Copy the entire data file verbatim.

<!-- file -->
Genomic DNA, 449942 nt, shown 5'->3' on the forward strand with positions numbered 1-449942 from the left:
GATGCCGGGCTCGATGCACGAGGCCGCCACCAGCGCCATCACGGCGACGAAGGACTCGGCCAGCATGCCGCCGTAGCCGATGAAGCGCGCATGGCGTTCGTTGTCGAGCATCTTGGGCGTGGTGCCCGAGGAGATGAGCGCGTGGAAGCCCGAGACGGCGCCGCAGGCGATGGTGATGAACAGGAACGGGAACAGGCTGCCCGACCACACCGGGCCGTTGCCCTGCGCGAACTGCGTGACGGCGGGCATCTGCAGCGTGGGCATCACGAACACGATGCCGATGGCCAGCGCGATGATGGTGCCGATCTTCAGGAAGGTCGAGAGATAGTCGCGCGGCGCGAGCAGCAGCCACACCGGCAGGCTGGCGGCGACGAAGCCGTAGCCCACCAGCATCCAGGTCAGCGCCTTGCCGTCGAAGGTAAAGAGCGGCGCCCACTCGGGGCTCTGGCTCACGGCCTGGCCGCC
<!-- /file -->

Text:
Genomic DNA, 449942 nt, shown 5'->3' on the forward strand with positions numbered 1-449942 from the left:
GATGCCGGGCTCGATGCACGAGGCCGCCACCAGCGCCATCACGGCGACGAAGGACTCGGCCAGCATGCCGCCGTAGCCGATGAAGCGCGCATGGCGTTCGTTGTCGAGCATCTTGGGCGTGGTGCCCGAGGAGATGAGCGCGTGGAAGCCCGAGACGGCGCCGCAGGCGATGGTGATGAACAGGAACGGGAACAGGCTGCCCGACCACACCGGGCCGTTGCCCTGCGCGAACTGCGTGACGGCGGGCATCTGCAGCGTGGGCATCACGAACACGATGCCGATGGCCAGCGCGATGATGGTGCCGATCTTCAGGAAGGTCGAGAGATAGTCGCGCGGCGCGAGCAGCAGCCACACCGGCAGGCTGGCGGCGACGAAGCCGTAGCCCACCAGCATCCAGGTCAGCGCCTTGCCGTCGAAGGTAAAGAGCGGCGCCCACTCGGGGCTCTGGCTCACGGCCTGGCCGCC